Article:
“Has American considered doing like a mini-premium economy cabin on domestic flights, like what Alaska and Virgin America offer?”
Alaska Airlines and Virgin American both offer a premium economy product on their flights. On all flights, Virgin America offers Main Cabin Select which offers passengers six inches of extra legroom, free premium food, free alcoholic beverages, and priority boarding. American currently offers Main Cabin Extra on nearly all of its flights, however, Main Cabin Extra only offers extra legroom and early boarding.
I could tell that this question had definitely come up before for Mr. Parker. He responded, “So, yes. We have considered something like that but it gets complicated. It’d be great if it was as easy as putting some seats on a plane and calling them premium economy but it’s not that easy. When you do that, it often requires an additional flight attendant and new upgrade guidelines for elite passengers.” I could tell that this was something the American Airlines team has certainly considered. However, at the moment, don’t expect anything like Main Cabin Select in the near future.
“American is featuring less and less of its Flagship First Class product, any possibility we might see more Flagship First Class on new aircraft?”
Mr. Parker responded, “Um, probably not. You know, business class is where the demand is at. A lot of our international premium class demand comes from business travelers. Many companies don’t allow their employees to book international first class but they will let them book business class. There’s just not enough demand for a lot of first class seats.” Mr. Parker went on to say, “American is doing a lot to upgrade its business class product. We’ve added more lie-flat seats, more power outlets, wi-fi service, better food all to make our business class product stand out.”
I was a little letdown, however, I was pretty sure I already knew the answer to that question. For US carriers, international first class is just not profitable.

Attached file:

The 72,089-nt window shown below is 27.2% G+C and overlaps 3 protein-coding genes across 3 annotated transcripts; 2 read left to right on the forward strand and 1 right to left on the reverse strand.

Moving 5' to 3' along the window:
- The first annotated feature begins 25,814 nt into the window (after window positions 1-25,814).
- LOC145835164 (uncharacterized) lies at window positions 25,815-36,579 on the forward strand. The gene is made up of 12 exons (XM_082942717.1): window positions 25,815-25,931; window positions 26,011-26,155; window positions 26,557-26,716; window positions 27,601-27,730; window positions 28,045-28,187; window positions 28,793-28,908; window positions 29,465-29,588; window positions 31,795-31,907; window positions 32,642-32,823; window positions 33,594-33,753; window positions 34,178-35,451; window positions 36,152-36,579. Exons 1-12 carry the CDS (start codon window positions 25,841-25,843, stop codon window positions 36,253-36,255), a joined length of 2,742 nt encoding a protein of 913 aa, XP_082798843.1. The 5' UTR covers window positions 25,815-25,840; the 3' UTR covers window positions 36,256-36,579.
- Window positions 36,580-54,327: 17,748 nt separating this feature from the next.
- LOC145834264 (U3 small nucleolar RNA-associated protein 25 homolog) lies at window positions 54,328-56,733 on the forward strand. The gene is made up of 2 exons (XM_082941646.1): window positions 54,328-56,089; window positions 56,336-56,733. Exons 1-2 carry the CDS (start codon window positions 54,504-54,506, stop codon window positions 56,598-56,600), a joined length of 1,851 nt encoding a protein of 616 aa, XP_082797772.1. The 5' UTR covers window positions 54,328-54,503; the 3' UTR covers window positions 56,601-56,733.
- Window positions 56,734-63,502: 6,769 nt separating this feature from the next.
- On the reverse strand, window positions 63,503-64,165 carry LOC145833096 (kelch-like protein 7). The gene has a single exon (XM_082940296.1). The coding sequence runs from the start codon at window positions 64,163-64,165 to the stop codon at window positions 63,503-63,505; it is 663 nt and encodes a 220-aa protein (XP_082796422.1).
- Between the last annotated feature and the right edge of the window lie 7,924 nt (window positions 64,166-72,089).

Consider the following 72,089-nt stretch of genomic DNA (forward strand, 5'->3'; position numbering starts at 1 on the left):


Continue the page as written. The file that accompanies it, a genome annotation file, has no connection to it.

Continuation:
“So, I mean, I know you’re aware of the unfair competition by the Middle Eastern airlines, and I guess what I’m asking is, is there really unfair competition?”
“Oh yeah, for sure.” Mr. Parker responded. “We know there’s unfair competition between us [American, Delta, and United] and the Middle Eastern airlines.” The unfair competition is in reference to three Middle Eastern airlines, Emirates, Etihad, and Qatar. Those three airlines receive billions in annual subsidies from the countries in which they are based. Those subsidies allow those three airlines to fly otherwise unprofitable routes. The point of flying unprofitable routes is to get connecting passengers to visit the countries of Qatar and the United Arab Emirates.
I asked Mr. Parker, “Is there anything being done to curb that unfair competition?” He responded, “The last administration helped a little. Now, we’re just waiting to see what the current administration will do to help us out.” I remarked, “That’s right up Trump’s wheelhouse; foreign trade that is.” He chuckled.
I asked another question about the Middle Eastern three, “What if American, and excuse me if this comes off confrontational, just matched the service provided by those airlines?” Mr. Parker responded, “I’d love to be able to put bars and showers on planes and fill our planes with exquisite first class seats but it’s not profitable. Unless the US government wants to give us $50 billion dollars, we could match the service but without $50 billion in subsidies, we’re going to lose money.”
You might not like what US airlines are doing but it makes sense. Airlines need to remain profitable in what’s proving to be a more competitive market. More and more passengers are turning to basic economy fares and low-cost carriers.
Mr. Parker reaffirmed American Airlines’ promise to remain a full service and passenger oriented airline. It was reassuring to hear that American will invest in fast in-flight wi-fi and power outlets for all passengers. Additionally, the few executive team members I talked to were very positive about the future of American Airline’s onboard product. It may look bleak with less legroom and less international first class but American is still investing millions into improving the passenger experience.
It was also really interesting to hear Mr. Parker explain the Middle Eastern three dilemma. It truly is a complicated situation. As Middle Eastern airlines continue to serve more routes that aren’t just the US to the Middle East but rather the US to Europe, it makes Trans-Atlantic service unprofitable for US airlines. It’s going to be interesting to see what the new administration will do to address this issue.
What do you think of the future of American Airlines’ onboard product and service?